General Overviews

Several resources that provide a broad overview of issues related to adult ADHD exist. These range from fairly high-level (e.g., Manos 2010; Spencer, et al. 2007) to in-depth (e.g., Barkley, et al. 2008). Of particular note is Barkley, et al. 2008, which comprehensively incorporates the existing adult ADHD literature into the reporting of results from two important longitudinal studies conducted by the authors in Milwaukee and Massachusetts. It is worth mentioning that Davidson 2008 focuses not only on the state of knowledge regarding the manifestation of ADHD in adults but also the efficacy of treatments and assessment for this population. The perspective of Kooij, et al. 2010 is particularly informative as it is representative of the growing worldwide agreement regarding the validity and characteristics of adult ADHD.

  • Barkley, R. A., K. R. Murphy, and M. Fischer. 2008. ADHD in adults: What the science says. New York: Guilford.

    E-mail Citation »

    An all-around excellent resource examining the broad issues related to adult ADHD, including the presentation of groundbreaking longitudinal research.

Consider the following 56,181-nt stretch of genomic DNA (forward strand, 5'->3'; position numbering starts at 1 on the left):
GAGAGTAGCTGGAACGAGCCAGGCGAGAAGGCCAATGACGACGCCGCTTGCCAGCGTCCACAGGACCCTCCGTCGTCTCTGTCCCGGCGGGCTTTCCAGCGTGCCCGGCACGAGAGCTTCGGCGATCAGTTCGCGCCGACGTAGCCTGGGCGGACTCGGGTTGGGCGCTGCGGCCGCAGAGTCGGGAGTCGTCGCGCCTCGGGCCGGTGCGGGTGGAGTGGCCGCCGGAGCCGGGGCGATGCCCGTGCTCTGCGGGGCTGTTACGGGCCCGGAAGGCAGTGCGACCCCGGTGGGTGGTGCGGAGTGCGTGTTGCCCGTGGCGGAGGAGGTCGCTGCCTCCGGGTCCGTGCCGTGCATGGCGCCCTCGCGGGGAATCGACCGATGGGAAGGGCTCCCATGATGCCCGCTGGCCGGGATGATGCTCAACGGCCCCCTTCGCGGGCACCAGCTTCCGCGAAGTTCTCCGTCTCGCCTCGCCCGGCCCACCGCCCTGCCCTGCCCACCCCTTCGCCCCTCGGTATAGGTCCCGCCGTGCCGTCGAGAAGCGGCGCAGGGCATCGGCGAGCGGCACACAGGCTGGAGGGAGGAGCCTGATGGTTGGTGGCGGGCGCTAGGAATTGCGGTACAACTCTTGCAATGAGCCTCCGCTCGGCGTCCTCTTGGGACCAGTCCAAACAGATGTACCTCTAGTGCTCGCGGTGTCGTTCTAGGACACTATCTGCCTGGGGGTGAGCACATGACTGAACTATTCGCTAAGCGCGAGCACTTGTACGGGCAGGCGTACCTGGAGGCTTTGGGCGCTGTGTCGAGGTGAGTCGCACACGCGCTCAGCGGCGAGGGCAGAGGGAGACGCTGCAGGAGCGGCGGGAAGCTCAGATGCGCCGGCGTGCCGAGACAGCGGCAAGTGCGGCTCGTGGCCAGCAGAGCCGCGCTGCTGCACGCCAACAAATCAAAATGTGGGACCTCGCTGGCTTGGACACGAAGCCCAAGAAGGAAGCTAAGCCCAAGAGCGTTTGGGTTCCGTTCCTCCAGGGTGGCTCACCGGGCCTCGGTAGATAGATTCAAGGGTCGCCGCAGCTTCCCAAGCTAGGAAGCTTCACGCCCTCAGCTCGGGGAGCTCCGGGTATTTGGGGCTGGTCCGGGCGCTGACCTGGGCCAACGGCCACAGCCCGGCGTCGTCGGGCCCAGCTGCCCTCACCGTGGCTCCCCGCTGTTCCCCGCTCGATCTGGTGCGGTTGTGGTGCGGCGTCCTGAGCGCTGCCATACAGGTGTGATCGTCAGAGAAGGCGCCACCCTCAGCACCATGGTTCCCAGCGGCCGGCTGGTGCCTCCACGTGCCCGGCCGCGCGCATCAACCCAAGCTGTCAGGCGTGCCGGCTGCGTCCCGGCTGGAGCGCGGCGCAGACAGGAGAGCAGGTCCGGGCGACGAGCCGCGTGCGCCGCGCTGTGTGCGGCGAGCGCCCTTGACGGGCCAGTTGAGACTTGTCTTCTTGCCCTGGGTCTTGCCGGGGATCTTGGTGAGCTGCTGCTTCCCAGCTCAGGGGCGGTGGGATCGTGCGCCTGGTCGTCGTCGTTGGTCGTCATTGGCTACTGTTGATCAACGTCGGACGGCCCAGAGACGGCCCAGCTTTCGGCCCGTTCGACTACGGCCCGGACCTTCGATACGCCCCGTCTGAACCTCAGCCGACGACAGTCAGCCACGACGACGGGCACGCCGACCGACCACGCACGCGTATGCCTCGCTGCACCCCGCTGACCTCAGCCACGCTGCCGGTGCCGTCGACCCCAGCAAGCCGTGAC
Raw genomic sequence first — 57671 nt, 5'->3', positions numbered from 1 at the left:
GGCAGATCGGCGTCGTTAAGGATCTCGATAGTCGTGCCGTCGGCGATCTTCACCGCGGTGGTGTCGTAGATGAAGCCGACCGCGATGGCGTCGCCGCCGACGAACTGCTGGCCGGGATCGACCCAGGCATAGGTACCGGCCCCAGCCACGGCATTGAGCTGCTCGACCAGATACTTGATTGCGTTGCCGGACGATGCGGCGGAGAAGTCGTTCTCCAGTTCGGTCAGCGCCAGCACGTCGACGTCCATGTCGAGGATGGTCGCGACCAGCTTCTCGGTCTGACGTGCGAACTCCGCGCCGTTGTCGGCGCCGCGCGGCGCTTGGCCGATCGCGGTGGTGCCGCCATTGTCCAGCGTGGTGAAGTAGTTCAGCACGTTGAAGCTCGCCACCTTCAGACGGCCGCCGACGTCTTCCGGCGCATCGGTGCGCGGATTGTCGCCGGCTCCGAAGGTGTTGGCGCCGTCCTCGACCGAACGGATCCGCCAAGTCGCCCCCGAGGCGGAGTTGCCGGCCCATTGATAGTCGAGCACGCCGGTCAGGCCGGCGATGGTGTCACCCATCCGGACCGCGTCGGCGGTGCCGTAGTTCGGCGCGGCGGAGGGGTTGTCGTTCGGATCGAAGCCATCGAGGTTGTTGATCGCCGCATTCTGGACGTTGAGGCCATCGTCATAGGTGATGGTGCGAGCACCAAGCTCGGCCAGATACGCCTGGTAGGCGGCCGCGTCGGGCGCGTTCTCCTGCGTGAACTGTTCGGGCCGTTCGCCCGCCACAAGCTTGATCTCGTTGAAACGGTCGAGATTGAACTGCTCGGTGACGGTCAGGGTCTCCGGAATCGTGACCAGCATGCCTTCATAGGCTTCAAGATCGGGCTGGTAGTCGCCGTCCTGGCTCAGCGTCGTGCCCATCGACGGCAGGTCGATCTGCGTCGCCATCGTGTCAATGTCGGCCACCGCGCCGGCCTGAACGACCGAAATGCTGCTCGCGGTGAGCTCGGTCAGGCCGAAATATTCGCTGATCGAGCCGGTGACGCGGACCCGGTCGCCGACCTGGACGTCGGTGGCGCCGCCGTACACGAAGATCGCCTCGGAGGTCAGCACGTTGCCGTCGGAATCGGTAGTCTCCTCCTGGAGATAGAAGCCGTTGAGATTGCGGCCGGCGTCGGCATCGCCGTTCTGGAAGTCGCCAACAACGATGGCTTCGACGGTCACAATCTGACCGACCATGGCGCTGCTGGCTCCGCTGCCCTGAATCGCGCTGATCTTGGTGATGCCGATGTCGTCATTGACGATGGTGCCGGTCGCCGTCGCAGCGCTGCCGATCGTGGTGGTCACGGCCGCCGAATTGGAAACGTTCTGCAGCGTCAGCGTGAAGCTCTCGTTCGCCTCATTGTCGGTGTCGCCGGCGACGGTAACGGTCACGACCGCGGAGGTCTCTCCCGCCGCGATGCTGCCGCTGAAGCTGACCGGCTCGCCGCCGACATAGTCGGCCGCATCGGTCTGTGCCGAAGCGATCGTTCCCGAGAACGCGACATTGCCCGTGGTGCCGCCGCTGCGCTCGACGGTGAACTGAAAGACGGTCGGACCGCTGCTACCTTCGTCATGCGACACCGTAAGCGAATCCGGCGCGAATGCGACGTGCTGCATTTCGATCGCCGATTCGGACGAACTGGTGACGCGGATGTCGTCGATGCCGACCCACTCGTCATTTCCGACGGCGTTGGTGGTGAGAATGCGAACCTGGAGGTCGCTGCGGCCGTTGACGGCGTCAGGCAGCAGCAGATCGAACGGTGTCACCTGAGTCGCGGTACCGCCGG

• Davidson, M. A. 2008. ADHD in adults: A review of the literature. Journal of Attention Disorders 11:628–641.

    DOI: 10.1177/1087054707310878E-mail Citation »

    A brief review focusing on diagnostic issues, assessment methods, and treatment of ADHD in adults.

  • Kooij, S. J. J., S. Begerot, A. Blackwell, et al. 2010. European consensus statement on diagnosis and treatment of adult ADHD: The European Network Adult ADHD. BMC Psychiatry 10:1–24.

    DOI: 10.1186/1471-244X-10-67E-mail Citation »

    A thorough review of the clinical presentation, diagnostic issues, and treatment issues related to the adult ADHD population; this perspective from outside of the United States helps demonstrate the commonalities across Western countries.

  • Manos, M. J. 2010. Nuances of assessment and treatment of ADHD in adults: A guide for psychologists. Professional Psychology: Research and Practice 41:511–517.

    DOI: 10.1037/a0021476E-mail Citation »

    This resource aimed at mental health practitioners describes typical symptomatic differences in adults versus children, comorbidity considerations, and special approaches to treating affected adults.

  • Spencer, T. J., J. Biederman, and E. Mick. 2007. Attention-deficit/hyperactivity disorder: Diagnosis, lifespan, comorbidities, and neurobiology. Journal of Pediatric Psychology 32:631–642.

    DOI: 10.1093/jpepsy/jsm005E-mail Citation »

    Etiology, course, comorbidity, evidence for validity of the disorder in adulthood, and the need for better, developmentally appropriate diagnostic criteria for adults are among the topics that receive attention in this brief review.